National Guard Makes Presence Felt At Border

National Guard Assisting Border Patrol In Stopping Illegal Crossers

POSTED: 5:16 pm PDT May 6, 2011
UPDATED: 7:30 pm PDT May 6, 2011

SAN DIEGO -- The U.S. National Guard is having a major impact on one of its most unlikely deployments -- San Diego.

In August 2010, President Barack Obama ordered the National Guard to the U.S. border region to assist the Border Patrol.

The results don't make sense at first glance, as the number of illegal immigrants apprehended is down 37 percent, according to the Border Patrol.

Last year, 260 National Guard soldiers and airmen came to San Diego. Since then, more than 3,300 people have been taken into custody and more than 300 pounds of drugs have been recovered.

"This station has had the most National Guard assisted apprehensions of anywhere on the U.S.-Mexican border," said Army National Guard SFC Richard Ittner.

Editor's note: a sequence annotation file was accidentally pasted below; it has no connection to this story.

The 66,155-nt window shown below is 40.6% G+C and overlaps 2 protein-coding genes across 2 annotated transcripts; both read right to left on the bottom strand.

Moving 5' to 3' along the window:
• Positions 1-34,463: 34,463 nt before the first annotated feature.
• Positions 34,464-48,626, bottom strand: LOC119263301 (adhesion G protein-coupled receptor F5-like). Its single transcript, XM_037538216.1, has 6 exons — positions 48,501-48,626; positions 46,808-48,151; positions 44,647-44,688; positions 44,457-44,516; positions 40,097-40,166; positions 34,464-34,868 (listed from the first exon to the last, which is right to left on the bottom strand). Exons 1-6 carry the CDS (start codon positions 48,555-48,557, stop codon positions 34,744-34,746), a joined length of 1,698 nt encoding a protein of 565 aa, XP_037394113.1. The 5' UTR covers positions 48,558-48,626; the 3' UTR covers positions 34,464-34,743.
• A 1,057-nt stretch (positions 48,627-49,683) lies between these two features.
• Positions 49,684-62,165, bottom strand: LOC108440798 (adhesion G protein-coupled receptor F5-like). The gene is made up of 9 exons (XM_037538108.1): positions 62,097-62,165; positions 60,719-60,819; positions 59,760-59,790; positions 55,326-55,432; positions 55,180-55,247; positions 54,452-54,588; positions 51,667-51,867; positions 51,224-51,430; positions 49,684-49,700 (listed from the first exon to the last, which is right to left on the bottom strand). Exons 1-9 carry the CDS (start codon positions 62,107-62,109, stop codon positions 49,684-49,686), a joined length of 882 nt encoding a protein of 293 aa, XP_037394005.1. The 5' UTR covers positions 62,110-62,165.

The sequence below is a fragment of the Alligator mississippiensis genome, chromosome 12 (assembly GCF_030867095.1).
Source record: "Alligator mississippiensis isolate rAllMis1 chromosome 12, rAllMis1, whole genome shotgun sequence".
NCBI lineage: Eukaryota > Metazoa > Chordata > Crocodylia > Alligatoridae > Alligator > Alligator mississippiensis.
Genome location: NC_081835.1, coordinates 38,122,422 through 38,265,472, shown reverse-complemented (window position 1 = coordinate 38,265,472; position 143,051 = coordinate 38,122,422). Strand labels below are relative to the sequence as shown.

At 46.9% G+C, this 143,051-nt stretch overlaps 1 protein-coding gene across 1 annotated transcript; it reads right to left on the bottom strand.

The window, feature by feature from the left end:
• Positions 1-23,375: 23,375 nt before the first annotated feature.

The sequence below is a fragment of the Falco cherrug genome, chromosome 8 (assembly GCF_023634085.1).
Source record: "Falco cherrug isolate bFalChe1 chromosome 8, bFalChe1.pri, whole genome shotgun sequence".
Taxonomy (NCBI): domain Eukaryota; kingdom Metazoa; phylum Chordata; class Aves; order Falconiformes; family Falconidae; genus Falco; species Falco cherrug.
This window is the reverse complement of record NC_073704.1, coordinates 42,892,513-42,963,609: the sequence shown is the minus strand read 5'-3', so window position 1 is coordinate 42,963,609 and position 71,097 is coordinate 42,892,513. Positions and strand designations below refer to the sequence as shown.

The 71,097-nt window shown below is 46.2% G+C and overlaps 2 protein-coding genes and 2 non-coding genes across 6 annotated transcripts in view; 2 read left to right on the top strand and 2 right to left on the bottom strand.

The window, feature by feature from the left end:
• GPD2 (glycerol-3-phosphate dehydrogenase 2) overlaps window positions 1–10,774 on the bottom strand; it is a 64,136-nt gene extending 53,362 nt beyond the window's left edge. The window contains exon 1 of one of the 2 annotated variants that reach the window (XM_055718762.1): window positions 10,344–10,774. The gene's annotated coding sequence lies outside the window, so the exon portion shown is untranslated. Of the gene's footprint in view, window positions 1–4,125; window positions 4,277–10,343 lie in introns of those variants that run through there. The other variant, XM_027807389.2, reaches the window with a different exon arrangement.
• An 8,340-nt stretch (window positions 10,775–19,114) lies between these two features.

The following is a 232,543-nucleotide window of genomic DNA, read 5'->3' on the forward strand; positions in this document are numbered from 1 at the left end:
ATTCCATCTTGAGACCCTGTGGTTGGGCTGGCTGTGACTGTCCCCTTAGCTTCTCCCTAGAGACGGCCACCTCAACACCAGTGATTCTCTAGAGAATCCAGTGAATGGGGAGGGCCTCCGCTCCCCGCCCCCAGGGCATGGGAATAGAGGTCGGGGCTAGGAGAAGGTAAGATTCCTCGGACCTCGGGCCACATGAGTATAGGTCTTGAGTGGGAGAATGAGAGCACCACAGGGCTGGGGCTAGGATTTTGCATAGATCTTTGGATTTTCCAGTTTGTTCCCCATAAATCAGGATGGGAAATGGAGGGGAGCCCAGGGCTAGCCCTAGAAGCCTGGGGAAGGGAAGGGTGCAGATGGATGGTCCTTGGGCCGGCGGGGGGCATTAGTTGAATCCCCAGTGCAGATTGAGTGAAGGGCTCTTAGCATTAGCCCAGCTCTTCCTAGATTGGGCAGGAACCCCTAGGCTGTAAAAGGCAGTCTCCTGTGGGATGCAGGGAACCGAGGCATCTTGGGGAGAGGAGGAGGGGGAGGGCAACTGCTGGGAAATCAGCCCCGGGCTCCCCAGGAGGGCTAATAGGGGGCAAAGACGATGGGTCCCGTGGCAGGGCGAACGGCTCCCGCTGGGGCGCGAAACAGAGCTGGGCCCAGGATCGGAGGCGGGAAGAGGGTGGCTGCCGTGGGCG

The Border Patrol says fewer people are trying to cross the border illegally, which is credited to the National Guard and the Border Patrol wanting potential crossers to know they are watching.

"They know it's just extra eyes and ears out here. They know it's going to be even tougher," said Border Patrol Agent Michael Jimenez.

The National Guard's primary duty along the border is to operate thermal scopes and special night-vision cameras. That frees up Border Patrol agents who usually operate the scopes and cameras to pursue illegal crossers in the field.

"We can spot for them and that puts more of their guys out on the line," said Army National Guard SPC Johnathan Huss.
It has also been an eye-opening experience for the soldiers who have also served overseas in Kosovo and Iraq.

"I was really surprised. Up until I got here, I didn't realize exactly how many people tried to cross all the time," said Army National Guard SPC Jessie Qualley.

A recent Los Angeles Time article reported crossings were down so much that some agents and National Guard members were punished for falling asleep while on lookout.